Monday, November 23, 2009


“A SERIOUS MAN” (Michael Stuhlbarg)

A better title for this film would have been, “Unresolved: The Story Of A Jewish Man & His Jewish Family Living Ultra-Jewish Lives”
Although, they are correct in that this is a ‘serious’ movie; but being a Coen Brothers creation, one would have thought that was a facetious title... It isn’t, though the Jewish people in the theatre ‘got’ the so-called jokes that went over my non-Yiddish head.
For the record I chuckled once (At the oft repeated line, “I’ll be out in a minute!”)
& laughed once (At the one memorable line, “F Troop is fuzzy.”)
For the rest of the duration of the movie my emotions ran from confused to bored to annoyed. This is an awful film. It will be hard not to include in my Bottom 10.
The film starts in what I imagine was Hebrew; a scene involving whether or not a certain Jewish man was dead. The reason for this intro is never explained – apparently it was to tell us that the Gopnik family has a curse on it... But it was all gibberish to me, so I could be wrong, & if I am, I really don’t care.
They used subtitles for the opening scene, but then they stopped for some reason, even though I had no idea what language these Jewish people were speaking. I was told that one needn’t be Jewish to enjoy this film – That is a complete & utter lie.
You only need to read a couple of my reviews (“Religulous”, “The Invention Of Lying”)
to know that I am not a fan of religion... ANY religion. So I didn’t have any desire to see this film. Then I was told that it was the story of a ‘typical’ family from the 1960’s that ‘just happen’ to be Jewish’. No, these people are Jewish to the core; everything they do, think & speak involves being Jewish. Your ‘typical’ family doesn’t wear beanies & run to rabbis every time they feel troubled. Your average teenage son doesn’t have a Bar Mitzvah that you have to suffer through while he practices the ‘chant’ he must recite at the religious ritual. Yes, I’m picking on Jews because that’s what this film is ALL about.
If it was all about any other religious cult, I’d be complaining about that ‘sect’. & I was unhappy about it because I was led to believe that religion WASN'T the centerpiece.
Now, if you happen to BE Jewish & you’re still reading, I am going to recommend this movie to you (I mean, if you’re REALLY into being Jewish)
The plot in a nutshell; Larry Gopnik (Michael Stuhlbarg) is a professor seeking tenure at the college where he teaches math (That’s another thing – You need to REALLY be into math equations as well!)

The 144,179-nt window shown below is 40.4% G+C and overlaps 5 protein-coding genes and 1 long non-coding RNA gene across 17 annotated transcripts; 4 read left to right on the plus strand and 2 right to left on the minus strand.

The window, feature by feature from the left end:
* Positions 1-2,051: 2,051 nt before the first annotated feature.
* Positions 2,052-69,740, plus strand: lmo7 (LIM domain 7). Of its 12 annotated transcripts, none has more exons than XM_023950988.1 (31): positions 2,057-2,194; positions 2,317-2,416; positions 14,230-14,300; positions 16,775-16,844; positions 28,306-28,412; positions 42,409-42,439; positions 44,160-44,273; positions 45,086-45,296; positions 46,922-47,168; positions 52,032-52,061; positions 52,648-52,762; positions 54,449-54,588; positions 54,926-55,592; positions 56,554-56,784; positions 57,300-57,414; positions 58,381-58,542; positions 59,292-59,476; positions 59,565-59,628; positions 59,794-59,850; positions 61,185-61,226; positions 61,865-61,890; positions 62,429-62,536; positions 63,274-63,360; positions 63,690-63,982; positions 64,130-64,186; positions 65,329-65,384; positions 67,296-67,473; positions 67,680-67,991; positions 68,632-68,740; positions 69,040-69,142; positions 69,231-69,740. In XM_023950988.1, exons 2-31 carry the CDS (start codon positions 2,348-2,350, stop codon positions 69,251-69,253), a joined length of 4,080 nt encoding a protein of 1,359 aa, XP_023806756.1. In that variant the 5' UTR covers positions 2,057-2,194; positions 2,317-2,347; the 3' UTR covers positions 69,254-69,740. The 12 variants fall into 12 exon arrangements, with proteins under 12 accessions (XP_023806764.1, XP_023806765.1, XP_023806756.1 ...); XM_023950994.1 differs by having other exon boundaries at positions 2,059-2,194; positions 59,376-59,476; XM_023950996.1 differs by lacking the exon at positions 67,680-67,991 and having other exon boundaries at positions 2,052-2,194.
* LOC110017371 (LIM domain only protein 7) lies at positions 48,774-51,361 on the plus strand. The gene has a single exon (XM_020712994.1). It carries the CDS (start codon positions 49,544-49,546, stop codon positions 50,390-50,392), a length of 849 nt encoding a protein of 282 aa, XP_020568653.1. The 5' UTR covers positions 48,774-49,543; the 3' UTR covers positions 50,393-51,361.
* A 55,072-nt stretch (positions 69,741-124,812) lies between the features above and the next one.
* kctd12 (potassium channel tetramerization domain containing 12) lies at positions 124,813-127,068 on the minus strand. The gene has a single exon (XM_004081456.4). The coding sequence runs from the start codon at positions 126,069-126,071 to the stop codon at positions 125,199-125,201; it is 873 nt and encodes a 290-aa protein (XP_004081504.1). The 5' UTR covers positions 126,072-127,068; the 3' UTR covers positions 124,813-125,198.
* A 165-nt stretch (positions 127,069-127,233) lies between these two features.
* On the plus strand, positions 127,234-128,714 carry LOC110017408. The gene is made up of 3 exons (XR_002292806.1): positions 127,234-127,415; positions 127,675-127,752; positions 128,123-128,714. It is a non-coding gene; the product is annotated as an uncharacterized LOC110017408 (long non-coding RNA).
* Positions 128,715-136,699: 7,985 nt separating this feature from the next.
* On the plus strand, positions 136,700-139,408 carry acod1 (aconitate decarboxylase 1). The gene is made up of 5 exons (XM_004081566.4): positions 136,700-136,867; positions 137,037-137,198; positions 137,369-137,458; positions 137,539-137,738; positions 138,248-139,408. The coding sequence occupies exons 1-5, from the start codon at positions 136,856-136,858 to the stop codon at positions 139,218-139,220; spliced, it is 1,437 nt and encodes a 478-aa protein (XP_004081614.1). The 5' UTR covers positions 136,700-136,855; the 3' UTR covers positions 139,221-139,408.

I guess it was suppose to be funny that Prof. Gopnik’s lone Asian student was the only one who was failing his class & that his family decided to bribe the teacher to get their son a passing grade.
Larry’s wife, Judith tells him she’s been seeing widower Sy Ableman & she wants Larry to move out (Along with his Uncle Arthur)
Don’t get excited about the name, old timers, it isn’t Paul Lynde as Uncle Arthur, it’s Richard Kind & you couldn’t imagine a more annoying person if you tried...
Larry’s trips to see the 3 rabbis follows & each ‘visit’ is as uninteresting & void of humor as the next.
By the time they got to the unrealistic & dumb meeting Larry’s son has with the eldest rabbi, I was so done with this film, I saw no humor at all in what I’m sure the Coens thought was a very clever scene. It wasn’t clever, it was stupid – trying to make a 100 year old rabbi seem ‘hip’ was a very low grade ‘pay off’.
So yes, if you’re Jewish & rabbis telling dull stories are your ‘bag’ then you’ll love ‘A Serious Man’.
& I can’t sign off without registering one minor complaint that no one else would have noticed or been bothered by – It's my trademark - At one point Larry is on the roof of his house fiddling with the TV antennae when he notices the well built Mrs. Samsky (Amy Landecker) sunbathing nude next door. Later, Larry fantasizes about having sex with Mrs. Samsky & she’s wearing a bra... I couldn’t help but shake my head in bewilderment – What kind of man’s fantasy life is less erotic than reality? He knows what her breasts look like (& they’re spectacular) so why does he cover them with a bra while fantasizing about her?
No wonder his nagging, unattractive wife left him for Sy Ableman!

Wednesday, November 18, 2009


“PIRATE RADIO” (Philip Seymour Hoffman, Bill Nighy, Rhys Ifans, Tom Sturridge, Kenneth Branaugh & Nick Frost)

The first time my dad asked me what I wanted to be when I grew up I told him ‘a disc jockey’. When I finally decided to pursue a career in radio, I was in my thirties. I went to work for the station I grew up listening to, KJR. I was the overnight board op, meaning I could play anything I wanted as long as it was on the playlist. It was the perfect job for me, but I couldn’t go on the air. Then the station switched to an all-sports format & everyone was ‘let go’ except me. I was finally disposed of after 18 years.
So I know a little bit about the radio business – well, more the ‘on air’ side than the business side as I worked directly with D-J’s (in the beginning) & Talk Show Hosts for the bulk of my career. I throw that background into this review just to let you know where I’m coming from when I say I enjoyed this film because despite the fact that they didn’t stick exclusively to songs that were released in 1966-67, the soundtrack is fantastic & the portrayals are realistic.
Originally titled ‘The Boat That Rocked’, this fictitious story ‘inspired’ by actual events depicts a rivalry between Philip Seymour Hoffman’s ‘The Count’ & Rhys Ifans ‘Gavin’ that is exactly the type of egotistical behavior one would expect to find when the employees of a radio station are forced to live together as well as work together. Hoffman’s verbal & facial sneers at the ‘hot shot’ Gavin are what elevate the otherwise thin plot to an upper level.
True, the film tries frequently to capture the look & feel of The Beatles’ “A Hard Day’s Night” & fails basically because there’s no John, Paul, George or Ringo... Anywhere! Not even in the soundtrack (Blame Michael Jackson) which made it seem ‘unrealistic’; How do you depict the ‘feel’ of mid-60’s rock & roll without including the group that was played the most often on radio & located off the shores of the country of their birth?